There are a number of sets in math that have infinite cardinality but still have a superset. For example, the set of even integers has infinite cardinality, but it is a subset of all integers. The cardinality of the set of integers is infinity, but it has a superset, real numbers. These are just a few examples.

So my question is if a random number was chosen from one of these supersets, what is the probability that it would be a part of one of its infinite subsets? There is an infinity of possibilities that are inside the subset, but also an infinity that is not.

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    $\begingroup$ Why should the cardinalities of any of the sets be relevant? Probabilities are based on measure, not cardinality. $\endgroup$ – Sandejo Dec 25 '20 at 2:32
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    $\begingroup$ "The cardinality of the set of integers is infinity, but it has a superset, natural numbers." -- I think you mean to set that the superset of $\Bbb Z$ is $\Bbb Q$, probably. Otherwise, $\Bbb N$ is a subset of $\Bbb Z$. $\endgroup$ – Eevee Trainer Dec 25 '20 at 2:49
  • $\begingroup$ It depends, how do you pick them? Because the order changes the probability (asuming equiprobability), you can reorder a sequence so that the sum of the even cardinalities and the sum of the odd cardinalities stays in whichever proportion you decide, you can rig it. $\endgroup$ – yugikaiba Dec 25 '20 at 4:07

The probability of an integer $x$ (where $|x| < n$ for a fixed $n$) being even, when uniformly randomly chosen, in the limit as $n \to \infty$, is equal to $1/2$.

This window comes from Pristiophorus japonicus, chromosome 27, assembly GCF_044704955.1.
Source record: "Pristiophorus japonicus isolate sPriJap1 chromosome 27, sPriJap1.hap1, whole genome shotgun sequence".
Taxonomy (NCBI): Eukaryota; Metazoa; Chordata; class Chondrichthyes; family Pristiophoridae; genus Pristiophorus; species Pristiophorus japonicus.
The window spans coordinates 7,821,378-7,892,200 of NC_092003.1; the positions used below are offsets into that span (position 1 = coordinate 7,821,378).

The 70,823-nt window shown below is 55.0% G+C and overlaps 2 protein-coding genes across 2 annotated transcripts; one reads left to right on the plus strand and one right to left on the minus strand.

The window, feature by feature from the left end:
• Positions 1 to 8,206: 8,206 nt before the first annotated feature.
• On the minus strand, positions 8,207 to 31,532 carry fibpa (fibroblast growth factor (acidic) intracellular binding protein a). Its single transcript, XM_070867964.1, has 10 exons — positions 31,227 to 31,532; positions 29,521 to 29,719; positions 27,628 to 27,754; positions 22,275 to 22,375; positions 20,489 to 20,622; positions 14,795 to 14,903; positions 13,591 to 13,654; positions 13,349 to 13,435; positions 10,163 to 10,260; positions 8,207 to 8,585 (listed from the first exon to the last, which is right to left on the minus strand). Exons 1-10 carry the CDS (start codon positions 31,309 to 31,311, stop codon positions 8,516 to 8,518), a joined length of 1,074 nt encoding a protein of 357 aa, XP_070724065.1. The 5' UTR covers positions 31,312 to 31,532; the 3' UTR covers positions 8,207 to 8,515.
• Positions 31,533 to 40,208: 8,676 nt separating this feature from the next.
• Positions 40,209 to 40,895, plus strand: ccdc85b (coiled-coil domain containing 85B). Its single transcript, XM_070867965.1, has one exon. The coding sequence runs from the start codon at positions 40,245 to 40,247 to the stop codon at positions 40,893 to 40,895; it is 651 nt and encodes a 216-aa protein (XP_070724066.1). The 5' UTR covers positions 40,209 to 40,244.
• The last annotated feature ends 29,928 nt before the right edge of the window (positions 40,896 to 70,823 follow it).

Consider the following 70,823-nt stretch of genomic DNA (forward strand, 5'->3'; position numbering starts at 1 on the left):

The reason for the phrasing of this is that you need to be very careful about how you define this.

"Uniformly randomly" essentially ensures each integer is equally likely. Hopefully this choice is obvious.

The reason we first consider $x \in \Bbb Z$ such that $|x|<n$ is because it doesn't make much sense to deal with infinite sets at the outset. For instance, there are infinite many integers, infinitely many even numbers, and infinitely many odd numbers. (All "the same infinity" if you appeal to cardinality, namely $\aleph_0$.) How should you define the proportion which are either? Naively, you could claim $$\frac{\text{cardinality of even integers}}{\text{cardinality of all integers}} = \frac{\aleph_0}{\aleph_0} = 1$$ but then (aside from being somewhat ill-defined) that claims all integers are even (or odd), which doesn't match up with intuition. So we first want to work with things we know: finite sets.

So, define $$S_n := \left\{x \in \Bbb Z \; \middle| \; |x|<n\right\} \qquad E_n := \left\{ x \in S_n \; \middle| \; x \text{ is even } \right\}$$ Obviously, $$|S_n| = 2n-1 \qquad |E_n| = 2\left\lceil \frac n 2 \right\rceil -1$$ Then $$\text{probability of $x \in S_n$ being even} = \frac{|E_n|}{|S_n|} = \frac{2 \lceil n/2 \rceil - 1}{2n-1}$$ (obviously uniformly randomly chosen). To generalize these conclusions to all $x \in \Bbb Z$, we take the limit $n \to \infty$, since $S_n$ becomes $\Bbb Z$ in the limit $n \to \infty$, and $E_n$ likewise represents all of the even integers in the limit. The limit of the ratio can be verified to be $1/2$: $$\lim_{n \to \infty} \frac{|E_n|}{|S_n|} = \lim_{n \to \infty} \frac{2 \lceil n/2 \rceil - 1}{2n-1} = \frac 1 2$$ This is also easily seen graphically:

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If you want to look further into stuff like this, you should look into topics such as measure theory, where these notions are discussed in more generality. Questions like these can be rigorized and handled best in that context, particularly once discussions are taken to probability theory.

You can also generalize this sort of process to your other questions. I just focused on the probability an integer being even since it's simple and intuitive. It's basically the same idea every time.


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